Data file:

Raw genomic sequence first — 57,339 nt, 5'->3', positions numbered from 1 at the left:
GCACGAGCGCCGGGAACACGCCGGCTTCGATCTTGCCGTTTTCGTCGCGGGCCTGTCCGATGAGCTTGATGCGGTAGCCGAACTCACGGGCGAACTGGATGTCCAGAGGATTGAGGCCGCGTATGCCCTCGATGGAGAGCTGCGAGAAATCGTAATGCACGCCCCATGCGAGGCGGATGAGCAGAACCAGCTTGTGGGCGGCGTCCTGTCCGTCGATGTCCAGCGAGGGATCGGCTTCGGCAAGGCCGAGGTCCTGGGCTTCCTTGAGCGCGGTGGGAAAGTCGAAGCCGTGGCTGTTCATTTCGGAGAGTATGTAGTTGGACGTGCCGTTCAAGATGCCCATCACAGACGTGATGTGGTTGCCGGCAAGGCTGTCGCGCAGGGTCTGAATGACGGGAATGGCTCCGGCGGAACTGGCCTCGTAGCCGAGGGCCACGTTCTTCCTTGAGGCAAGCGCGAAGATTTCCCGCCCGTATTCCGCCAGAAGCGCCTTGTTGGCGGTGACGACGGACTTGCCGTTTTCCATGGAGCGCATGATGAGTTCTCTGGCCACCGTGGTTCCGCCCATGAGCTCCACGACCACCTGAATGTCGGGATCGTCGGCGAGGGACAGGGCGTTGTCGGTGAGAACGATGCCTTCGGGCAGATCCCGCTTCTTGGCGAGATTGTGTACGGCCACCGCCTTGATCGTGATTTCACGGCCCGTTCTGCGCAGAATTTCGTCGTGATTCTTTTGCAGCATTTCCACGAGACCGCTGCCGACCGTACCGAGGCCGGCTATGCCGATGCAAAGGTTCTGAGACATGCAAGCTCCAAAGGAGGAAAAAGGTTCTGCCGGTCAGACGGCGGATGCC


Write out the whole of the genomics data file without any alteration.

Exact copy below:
Raw genomic sequence first — 57,339 nt, 5'->3', positions numbered from 1 at the left:
GCACGAGCGCCGGGAACACGCCGGCTTCGATCTTGCCGTTTTCGTCGCGGGCCTGTCCGATGAGCTTGATGCGGTAGCCGAACTCACGGGCGAACTGGATGTCCAGAGGATTGAGGCCGCGTATGCCCTCGATGGAGAGCTGCGAGAAATCGTAATGCACGCCCCATGCGAGGCGGATGAGCAGAACCAGCTTGTGGGCGGCGTCCTGTCCGTCGATGTCCAGCGAGGGATCGGCTTCGGCAAGGCCGAGGTCCTGGGCTTCCTTGAGCGCGGTGGGAAAGTCGAAGCCGTGGCTGTTCATTTCGGAGAGTATGTAGTTGGACGTGCCGTTCAAGATGCCCATCACAGACGTGATGTGGTTGCCGGCAAGGCTGTCGCGCAGGGTCTGAATGACGGGAATGGCTCCGGCGGAACTGGCCTCGTAGCCGAGGGCCACGTTCTTCCTTGAGGCAAGCGCGAAGATTTCCCGCCCGTATTCCGCCAGAAGCGCCTTGTTGGCGGTGACGACGGACTTGCCGTTTTCCATGGAGCGCATGATGAGTTCTCTGGCCACCGTGGTTCCGCCCATGAGCTCCACGACCACCTGAATGTCGGGATCGTCGGCGAGGGACAGGGCGTTGTCGGTGAGAACGATGCCTTCGGGCAGATCCCGCTTCTTGGCGAGATTGTGTACGGCCACCGCCTTGATCGTGATTTCACGGCCCGTTCTGCGCAGAATTTCGTCGTGATTCTTTTGCAGCATTTCCACGAGACCGCTGCCGACCGTACCGAGGCCGGCTATGCCGATGCAAAGGTTCTGAGACATGCAAGCTCCAAAGGAGGAAAAAGGTTCTGCCGGTCAGACGGCGGATGCC